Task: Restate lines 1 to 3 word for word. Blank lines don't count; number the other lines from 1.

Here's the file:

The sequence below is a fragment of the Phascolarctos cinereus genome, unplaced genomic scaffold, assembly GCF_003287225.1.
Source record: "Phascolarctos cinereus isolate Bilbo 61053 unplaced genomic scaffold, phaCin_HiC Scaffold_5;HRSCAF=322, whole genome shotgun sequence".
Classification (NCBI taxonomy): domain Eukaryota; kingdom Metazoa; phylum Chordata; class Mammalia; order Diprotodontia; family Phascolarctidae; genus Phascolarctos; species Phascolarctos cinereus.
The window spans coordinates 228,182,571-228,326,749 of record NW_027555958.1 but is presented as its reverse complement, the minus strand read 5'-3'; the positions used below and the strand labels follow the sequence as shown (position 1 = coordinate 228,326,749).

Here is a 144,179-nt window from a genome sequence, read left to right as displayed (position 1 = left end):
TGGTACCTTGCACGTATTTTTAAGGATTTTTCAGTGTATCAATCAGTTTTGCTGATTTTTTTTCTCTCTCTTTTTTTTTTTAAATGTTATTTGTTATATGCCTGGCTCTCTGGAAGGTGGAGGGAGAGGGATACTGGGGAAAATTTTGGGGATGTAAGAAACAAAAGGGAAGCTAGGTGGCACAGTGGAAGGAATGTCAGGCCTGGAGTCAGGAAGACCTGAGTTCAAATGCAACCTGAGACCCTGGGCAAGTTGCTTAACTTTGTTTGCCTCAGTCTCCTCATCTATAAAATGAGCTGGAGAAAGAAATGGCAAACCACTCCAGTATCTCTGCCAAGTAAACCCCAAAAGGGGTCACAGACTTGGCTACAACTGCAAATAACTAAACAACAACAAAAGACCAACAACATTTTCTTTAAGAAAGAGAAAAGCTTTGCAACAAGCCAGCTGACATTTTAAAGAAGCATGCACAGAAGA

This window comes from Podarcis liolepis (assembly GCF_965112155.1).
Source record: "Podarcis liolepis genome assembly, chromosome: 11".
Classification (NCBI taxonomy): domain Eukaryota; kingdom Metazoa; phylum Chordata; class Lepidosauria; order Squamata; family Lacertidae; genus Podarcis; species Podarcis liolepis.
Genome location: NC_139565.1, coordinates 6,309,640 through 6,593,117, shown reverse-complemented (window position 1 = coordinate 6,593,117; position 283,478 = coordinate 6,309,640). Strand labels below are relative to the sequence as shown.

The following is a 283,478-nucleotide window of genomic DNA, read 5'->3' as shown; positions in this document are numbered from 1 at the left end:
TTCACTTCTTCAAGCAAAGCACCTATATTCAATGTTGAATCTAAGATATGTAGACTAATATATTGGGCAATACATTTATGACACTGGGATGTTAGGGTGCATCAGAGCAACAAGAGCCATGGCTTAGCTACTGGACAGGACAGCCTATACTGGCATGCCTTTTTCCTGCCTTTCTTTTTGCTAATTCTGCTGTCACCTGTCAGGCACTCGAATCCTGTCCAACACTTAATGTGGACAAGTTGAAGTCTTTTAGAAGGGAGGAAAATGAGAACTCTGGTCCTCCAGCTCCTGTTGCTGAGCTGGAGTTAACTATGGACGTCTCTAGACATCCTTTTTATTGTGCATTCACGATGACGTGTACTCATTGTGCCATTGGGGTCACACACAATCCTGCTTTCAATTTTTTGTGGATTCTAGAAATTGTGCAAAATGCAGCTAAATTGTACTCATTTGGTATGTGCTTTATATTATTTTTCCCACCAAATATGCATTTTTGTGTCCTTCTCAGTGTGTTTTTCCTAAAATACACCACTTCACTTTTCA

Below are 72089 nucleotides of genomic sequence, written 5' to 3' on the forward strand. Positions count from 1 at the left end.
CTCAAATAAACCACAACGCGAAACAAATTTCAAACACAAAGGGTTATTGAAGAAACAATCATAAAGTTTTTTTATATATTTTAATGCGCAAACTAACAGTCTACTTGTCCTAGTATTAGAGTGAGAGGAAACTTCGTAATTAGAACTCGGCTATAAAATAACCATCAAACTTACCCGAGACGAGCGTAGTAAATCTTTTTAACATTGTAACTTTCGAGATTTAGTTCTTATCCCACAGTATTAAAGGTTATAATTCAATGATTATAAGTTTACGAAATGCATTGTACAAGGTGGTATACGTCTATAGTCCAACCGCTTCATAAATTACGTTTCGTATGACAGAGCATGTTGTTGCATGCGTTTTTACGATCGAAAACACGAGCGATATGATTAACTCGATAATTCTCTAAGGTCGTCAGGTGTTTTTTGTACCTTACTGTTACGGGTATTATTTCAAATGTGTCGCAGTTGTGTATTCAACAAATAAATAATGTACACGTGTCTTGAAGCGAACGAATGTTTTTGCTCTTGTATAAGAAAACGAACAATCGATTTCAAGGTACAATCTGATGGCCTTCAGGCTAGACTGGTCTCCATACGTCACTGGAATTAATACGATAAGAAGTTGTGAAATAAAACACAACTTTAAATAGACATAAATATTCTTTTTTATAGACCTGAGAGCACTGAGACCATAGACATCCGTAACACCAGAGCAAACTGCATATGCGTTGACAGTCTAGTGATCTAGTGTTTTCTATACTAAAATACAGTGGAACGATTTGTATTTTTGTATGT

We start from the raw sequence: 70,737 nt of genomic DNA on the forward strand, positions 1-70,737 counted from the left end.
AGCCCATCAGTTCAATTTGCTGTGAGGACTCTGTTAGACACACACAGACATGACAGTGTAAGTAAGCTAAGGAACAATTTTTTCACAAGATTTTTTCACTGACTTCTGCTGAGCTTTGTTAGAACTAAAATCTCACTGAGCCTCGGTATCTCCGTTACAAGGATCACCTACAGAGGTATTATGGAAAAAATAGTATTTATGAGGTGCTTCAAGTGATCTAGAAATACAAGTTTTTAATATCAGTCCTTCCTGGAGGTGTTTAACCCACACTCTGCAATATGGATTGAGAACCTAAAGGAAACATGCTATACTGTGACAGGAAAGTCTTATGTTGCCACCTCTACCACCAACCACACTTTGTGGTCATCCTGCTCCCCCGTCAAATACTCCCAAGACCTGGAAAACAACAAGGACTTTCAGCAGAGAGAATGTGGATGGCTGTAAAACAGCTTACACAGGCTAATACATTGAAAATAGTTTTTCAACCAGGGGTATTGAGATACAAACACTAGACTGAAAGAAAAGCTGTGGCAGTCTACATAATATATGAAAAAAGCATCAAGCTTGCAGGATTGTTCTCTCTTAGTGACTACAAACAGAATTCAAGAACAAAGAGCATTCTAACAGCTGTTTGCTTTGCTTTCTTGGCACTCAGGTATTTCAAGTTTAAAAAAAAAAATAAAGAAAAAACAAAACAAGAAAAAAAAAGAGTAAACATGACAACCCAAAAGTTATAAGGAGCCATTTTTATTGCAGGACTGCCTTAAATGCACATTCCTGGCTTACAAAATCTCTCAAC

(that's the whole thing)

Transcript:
The sequence below is a fragment of the Phascolarctos cinereus genome, unplaced genomic scaffold, assembly GCF_003287225.1.
Source record: "Phascolarctos cinereus isolate Bilbo 61053 unplaced genomic scaffold, phaCin_HiC Scaffold_5;HRSCAF=322, whole genome shotgun sequence".
Classification (NCBI taxonomy): domain Eukaryota; kingdom Metazoa; phylum Chordata; class Mammalia; order Diprotodontia; family Phascolarctidae; genus Phascolarctos; species Phascolarctos cinereus.